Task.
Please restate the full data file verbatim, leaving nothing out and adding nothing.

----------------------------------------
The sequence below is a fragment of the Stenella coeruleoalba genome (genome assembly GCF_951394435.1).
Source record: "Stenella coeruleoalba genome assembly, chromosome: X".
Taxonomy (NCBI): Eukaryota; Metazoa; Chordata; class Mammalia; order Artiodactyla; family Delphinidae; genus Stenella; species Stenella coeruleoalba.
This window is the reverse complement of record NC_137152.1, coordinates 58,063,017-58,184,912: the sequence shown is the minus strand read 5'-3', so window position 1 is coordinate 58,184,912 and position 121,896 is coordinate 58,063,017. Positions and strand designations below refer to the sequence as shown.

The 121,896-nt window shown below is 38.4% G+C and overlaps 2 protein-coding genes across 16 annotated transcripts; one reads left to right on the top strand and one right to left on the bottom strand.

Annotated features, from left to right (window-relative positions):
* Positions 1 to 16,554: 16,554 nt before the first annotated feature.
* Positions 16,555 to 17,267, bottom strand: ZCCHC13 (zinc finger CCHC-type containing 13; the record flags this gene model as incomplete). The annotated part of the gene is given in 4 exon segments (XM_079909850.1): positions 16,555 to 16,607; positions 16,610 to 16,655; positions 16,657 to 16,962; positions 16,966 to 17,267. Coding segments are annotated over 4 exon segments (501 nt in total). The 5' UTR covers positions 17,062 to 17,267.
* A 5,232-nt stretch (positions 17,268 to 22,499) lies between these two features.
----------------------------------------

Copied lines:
The sequence below is a fragment of the Stenella coeruleoalba genome (genome assembly GCF_951394435.1).
Source record: "Stenella coeruleoalba genome assembly, chromosome: X".
Taxonomy (NCBI): Eukaryota; Metazoa; Chordata; class Mammalia; order Artiodactyla; family Delphinidae; genus Stenella; species Stenella coeruleoalba.
This window is the reverse complement of record NC_137152.1, coordinates 58,063,017-58,184,912: the sequence shown is the minus strand read 5'-3', so window position 1 is coordinate 58,184,912 and position 121,896 is coordinate 58,063,017. Positions and strand designations below refer to the sequence as shown.

The 121,896-nt window shown below is 38.4% G+C and overlaps 2 protein-coding genes across 16 annotated transcripts; one reads left to right on the top strand and one right to left on the bottom strand.

Annotated features, from left to right (window-relative positions):
* Positions 1 to 16,554: 16,554 nt before the first annotated feature.
* Positions 16,555 to 17,267, bottom strand: ZCCHC13 (zinc finger CCHC-type containing 13; the record flags this gene model as incomplete). The annotated part of the gene is given in 4 exon segments (XM_079909850.1): positions 16,555 to 16,607; positions 16,610 to 16,655; positions 16,657 to 16,962; positions 16,966 to 17,267. Coding segments are annotated over 4 exon segments (501 nt in total). The 5' UTR covers positions 17,062 to 17,267.
* A 5,232-nt stretch (positions 17,268 to 22,499) lies between these two features.